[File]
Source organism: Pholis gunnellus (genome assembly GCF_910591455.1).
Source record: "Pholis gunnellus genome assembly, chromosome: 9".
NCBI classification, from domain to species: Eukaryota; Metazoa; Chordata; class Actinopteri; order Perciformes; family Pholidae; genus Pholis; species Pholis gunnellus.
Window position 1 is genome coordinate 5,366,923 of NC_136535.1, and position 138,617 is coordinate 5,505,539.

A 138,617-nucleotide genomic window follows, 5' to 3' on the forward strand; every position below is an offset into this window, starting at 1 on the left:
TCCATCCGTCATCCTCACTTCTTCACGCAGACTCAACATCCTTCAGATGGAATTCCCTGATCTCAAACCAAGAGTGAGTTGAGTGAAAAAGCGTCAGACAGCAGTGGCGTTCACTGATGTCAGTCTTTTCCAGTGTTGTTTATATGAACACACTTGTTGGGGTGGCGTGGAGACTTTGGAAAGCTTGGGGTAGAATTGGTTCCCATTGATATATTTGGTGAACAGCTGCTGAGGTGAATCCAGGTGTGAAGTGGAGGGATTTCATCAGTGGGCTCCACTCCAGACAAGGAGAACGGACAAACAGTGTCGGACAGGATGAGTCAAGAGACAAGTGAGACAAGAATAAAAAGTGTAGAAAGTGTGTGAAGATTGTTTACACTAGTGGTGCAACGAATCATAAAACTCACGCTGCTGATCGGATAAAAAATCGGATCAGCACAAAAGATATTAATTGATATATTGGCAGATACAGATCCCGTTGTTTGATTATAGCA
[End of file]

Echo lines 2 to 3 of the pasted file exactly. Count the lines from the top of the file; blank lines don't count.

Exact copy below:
Source record: "Pholis gunnellus genome assembly, chromosome: 9".
NCBI classification, from domain to species: Eukaryota; Metazoa; Chordata; class Actinopteri; order Perciformes; family Pholidae; genus Pholis; species Pholis gunnellus.